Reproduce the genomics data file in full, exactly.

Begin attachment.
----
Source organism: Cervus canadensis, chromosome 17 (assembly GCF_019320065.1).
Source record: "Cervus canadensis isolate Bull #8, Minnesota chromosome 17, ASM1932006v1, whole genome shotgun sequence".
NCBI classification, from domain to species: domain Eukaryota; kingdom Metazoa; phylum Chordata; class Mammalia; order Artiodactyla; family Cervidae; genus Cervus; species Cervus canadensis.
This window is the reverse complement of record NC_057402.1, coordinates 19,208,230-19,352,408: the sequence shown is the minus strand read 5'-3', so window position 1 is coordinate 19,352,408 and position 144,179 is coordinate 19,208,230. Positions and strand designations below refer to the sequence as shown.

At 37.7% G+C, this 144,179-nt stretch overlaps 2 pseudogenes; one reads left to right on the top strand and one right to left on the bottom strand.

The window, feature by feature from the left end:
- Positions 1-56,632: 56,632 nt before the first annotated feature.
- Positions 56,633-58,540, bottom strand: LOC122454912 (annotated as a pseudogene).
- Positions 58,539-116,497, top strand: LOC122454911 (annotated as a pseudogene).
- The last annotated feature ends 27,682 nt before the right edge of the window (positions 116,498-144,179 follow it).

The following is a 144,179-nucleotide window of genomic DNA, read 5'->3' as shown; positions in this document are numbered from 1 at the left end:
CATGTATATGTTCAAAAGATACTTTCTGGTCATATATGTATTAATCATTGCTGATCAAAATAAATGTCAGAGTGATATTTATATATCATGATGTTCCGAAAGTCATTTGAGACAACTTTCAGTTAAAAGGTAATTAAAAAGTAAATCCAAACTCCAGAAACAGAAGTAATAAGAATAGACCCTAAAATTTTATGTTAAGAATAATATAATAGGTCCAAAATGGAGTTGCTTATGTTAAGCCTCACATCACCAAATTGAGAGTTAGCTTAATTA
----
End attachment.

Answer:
Source organism: Cervus canadensis, chromosome 17 (assembly GCF_019320065.1).
Source record: "Cervus canadensis isolate Bull #8, Minnesota chromosome 17, ASM1932006v1, whole genome shotgun sequence".
NCBI classification, from domain to species: domain Eukaryota; kingdom Metazoa; phylum Chordata; class Mammalia; order Artiodactyla; family Cervidae; genus Cervus; species Cervus canadensis.
This window is the reverse complement of record NC_057402.1, coordinates 19,208,230-19,352,408: the sequence shown is the minus strand read 5'-3', so window position 1 is coordinate 19,352,408 and position 144,179 is coordinate 19,208,230. Positions and strand designations below refer to the sequence as shown.

At 37.7% G+C, this 144,179-nt stretch overlaps 2 pseudogenes; one reads left to right on the top strand and one right to left on the bottom strand.

The window, feature by feature from the left end:
- Positions 1-56,632: 56,632 nt before the first annotated feature.
- Positions 56,633-58,540, bottom strand: LOC122454912 (annotated as a pseudogene).
- Positions 58,539-116,497, top strand: LOC122454911 (annotated as a pseudogene).
- The last annotated feature ends 27,682 nt before the right edge of the window (positions 116,498-144,179 follow it).

The following is a 144,179-nucleotide window of genomic DNA, read 5'->3' as shown; positions in this document are numbered from 1 at the left end:
CATGTATATGTTCAAAAGATACTTTCTGGTCATATATGTATTAATCATTGCTGATCAAAATAAATGTCAGAGTGATATTTATATATCATGATGTTCCGAAAGTCATTTGAGACAACTTTCAGTTAAAAGGTAATTAAAAAGTAAATCCAAACTCCAGAAACAGAAGTAATAAGAATAGACCCTAAAATTTTATGTTAAGAATAATATAATAGGTCCAAAATGGAGTTGCTTATGTTAAGCCTCACATCACCAAATTGAGAGTTAGCTTAATTA